Individuals with Body Dysmorphic Disorder (BDD) have a preoccupation with an imagined defect in appearance (eg. a large nose). This preoccupation results in extreme emotional distress and has an impact on everyday life in school, work, home or other important life functions. It is common that individuals with BDD attempt to correct these perceived malformations through cosmetic surgery or dermatological treatments. Individuals with BDD-like symptoms can also suffer with an eating disorder or other psychological problems such as anxiety disorders.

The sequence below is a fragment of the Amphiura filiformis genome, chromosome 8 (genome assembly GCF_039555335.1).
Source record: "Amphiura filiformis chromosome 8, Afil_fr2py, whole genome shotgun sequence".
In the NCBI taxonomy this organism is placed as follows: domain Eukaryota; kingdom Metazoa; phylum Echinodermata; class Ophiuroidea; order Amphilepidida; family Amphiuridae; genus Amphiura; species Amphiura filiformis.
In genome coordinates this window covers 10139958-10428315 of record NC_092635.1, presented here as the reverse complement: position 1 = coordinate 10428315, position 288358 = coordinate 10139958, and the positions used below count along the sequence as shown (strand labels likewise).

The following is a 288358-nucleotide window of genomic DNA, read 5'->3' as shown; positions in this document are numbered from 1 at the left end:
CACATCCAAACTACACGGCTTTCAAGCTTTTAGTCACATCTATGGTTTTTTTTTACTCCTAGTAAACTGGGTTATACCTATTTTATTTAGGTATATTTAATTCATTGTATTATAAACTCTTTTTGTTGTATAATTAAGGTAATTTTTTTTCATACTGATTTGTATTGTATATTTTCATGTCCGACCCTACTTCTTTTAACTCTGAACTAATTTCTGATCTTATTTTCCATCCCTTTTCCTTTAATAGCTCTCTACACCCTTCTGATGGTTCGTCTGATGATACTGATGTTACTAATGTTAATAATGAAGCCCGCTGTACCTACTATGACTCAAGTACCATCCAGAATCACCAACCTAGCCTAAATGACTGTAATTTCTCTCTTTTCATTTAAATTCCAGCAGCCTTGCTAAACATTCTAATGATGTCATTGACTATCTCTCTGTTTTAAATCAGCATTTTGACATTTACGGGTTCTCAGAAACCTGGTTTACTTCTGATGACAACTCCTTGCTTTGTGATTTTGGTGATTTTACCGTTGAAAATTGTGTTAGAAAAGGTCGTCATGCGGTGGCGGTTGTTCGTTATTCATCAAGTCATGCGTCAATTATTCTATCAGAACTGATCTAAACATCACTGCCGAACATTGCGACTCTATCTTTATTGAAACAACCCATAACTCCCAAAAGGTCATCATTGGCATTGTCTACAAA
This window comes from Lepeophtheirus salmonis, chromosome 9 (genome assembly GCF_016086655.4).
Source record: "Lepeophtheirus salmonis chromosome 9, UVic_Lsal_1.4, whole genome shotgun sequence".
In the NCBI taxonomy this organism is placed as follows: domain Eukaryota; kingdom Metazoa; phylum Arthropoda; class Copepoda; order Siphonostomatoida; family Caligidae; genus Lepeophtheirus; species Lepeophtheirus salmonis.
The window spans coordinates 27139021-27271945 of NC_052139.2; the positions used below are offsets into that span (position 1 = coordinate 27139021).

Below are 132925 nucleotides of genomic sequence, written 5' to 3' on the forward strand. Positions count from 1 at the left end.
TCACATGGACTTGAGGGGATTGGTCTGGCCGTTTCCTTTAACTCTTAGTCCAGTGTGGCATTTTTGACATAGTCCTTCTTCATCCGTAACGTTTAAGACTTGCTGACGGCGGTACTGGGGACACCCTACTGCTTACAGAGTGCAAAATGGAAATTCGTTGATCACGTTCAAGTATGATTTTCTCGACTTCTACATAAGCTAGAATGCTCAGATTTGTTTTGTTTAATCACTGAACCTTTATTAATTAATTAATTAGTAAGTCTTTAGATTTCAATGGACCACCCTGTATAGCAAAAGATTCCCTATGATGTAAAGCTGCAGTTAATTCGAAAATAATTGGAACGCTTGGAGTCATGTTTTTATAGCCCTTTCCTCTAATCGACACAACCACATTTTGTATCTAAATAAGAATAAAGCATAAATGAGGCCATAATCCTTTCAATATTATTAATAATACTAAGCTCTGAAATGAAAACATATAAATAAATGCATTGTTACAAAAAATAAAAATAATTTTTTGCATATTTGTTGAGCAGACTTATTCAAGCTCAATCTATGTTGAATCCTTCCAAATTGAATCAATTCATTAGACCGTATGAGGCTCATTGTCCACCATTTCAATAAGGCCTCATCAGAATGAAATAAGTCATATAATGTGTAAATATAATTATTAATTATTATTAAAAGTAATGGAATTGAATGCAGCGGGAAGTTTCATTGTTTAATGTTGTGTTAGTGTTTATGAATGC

BDD is linked to obsessive compulsive disorders, as sufferers may engage in compulsively checking their appearance, or avoiding mirrors and obsessively thinking about their appearance. In severe cases, the sufferer can become house-bound, or suicidal.
Cognitive Behavioural Therapy with exposure therapy has been found to be effective, coupled with the use of antidepressants to increase the serotonin levels in the brain. However, as the sufferer becomes more chronically unwell over time, early treatment is linked to a greater recovery rate.
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